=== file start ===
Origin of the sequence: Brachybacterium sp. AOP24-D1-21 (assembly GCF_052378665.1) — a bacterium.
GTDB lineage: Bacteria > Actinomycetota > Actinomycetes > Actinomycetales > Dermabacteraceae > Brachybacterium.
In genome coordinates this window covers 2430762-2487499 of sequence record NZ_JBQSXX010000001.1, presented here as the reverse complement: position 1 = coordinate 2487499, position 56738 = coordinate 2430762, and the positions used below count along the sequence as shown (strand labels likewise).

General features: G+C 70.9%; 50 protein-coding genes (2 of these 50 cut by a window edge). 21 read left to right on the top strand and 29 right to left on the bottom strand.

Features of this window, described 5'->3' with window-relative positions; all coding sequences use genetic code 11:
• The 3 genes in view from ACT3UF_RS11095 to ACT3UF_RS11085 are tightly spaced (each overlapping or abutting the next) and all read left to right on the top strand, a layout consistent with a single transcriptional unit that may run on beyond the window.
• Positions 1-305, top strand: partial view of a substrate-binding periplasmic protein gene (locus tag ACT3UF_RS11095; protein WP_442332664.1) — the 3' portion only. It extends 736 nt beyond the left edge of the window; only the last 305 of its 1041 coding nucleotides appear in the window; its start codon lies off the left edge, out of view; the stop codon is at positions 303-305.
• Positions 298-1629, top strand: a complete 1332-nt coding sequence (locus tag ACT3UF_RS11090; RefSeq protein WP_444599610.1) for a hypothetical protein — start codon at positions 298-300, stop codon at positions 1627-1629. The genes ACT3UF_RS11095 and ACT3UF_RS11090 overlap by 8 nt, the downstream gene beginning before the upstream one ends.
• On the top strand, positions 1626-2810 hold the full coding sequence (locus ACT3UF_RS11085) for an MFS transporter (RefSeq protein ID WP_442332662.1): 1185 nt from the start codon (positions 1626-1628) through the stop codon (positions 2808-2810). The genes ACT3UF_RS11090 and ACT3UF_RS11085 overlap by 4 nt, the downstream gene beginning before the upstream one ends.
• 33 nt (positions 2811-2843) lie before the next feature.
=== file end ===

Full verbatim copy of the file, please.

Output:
Origin of the sequence: Brachybacterium sp. AOP24-D1-21 (assembly GCF_052378665.1) — a bacterium.
GTDB lineage: Bacteria > Actinomycetota > Actinomycetes > Actinomycetales > Dermabacteraceae > Brachybacterium.
In genome coordinates this window covers 2430762-2487499 of sequence record NZ_JBQSXX010000001.1, presented here as the reverse complement: position 1 = coordinate 2487499, position 56738 = coordinate 2430762, and the positions used below count along the sequence as shown (strand labels likewise).

General features: G+C 70.9%; 50 protein-coding genes (2 of these 50 cut by a window edge). 21 read left to right on the top strand and 29 right to left on the bottom strand.

Features of this window, described 5'->3' with window-relative positions; all coding sequences use genetic code 11:
• The 3 genes in view from ACT3UF_RS11095 to ACT3UF_RS11085 are tightly spaced (each overlapping or abutting the next) and all read left to right on the top strand, a layout consistent with a single transcriptional unit that may run on beyond the window.
• Positions 1-305, top strand: partial view of a substrate-binding periplasmic protein gene (locus tag ACT3UF_RS11095; protein WP_442332664.1) — the 3' portion only. It extends 736 nt beyond the left edge of the window; only the last 305 of its 1041 coding nucleotides appear in the window; its start codon lies off the left edge, out of view; the stop codon is at positions 303-305.
• Positions 298-1629, top strand: a complete 1332-nt coding sequence (locus tag ACT3UF_RS11090; RefSeq protein WP_444599610.1) for a hypothetical protein — start codon at positions 298-300, stop codon at positions 1627-1629. The genes ACT3UF_RS11095 and ACT3UF_RS11090 overlap by 8 nt, the downstream gene beginning before the upstream one ends.
• On the top strand, positions 1626-2810 hold the full coding sequence (locus ACT3UF_RS11085) for an MFS transporter (RefSeq protein ID WP_442332662.1): 1185 nt from the start codon (positions 1626-1628) through the stop codon (positions 2808-2810). The genes ACT3UF_RS11090 and ACT3UF_RS11085 overlap by 4 nt, the downstream gene beginning before the upstream one ends.
• 33 nt (positions 2811-2843) lie before the next feature.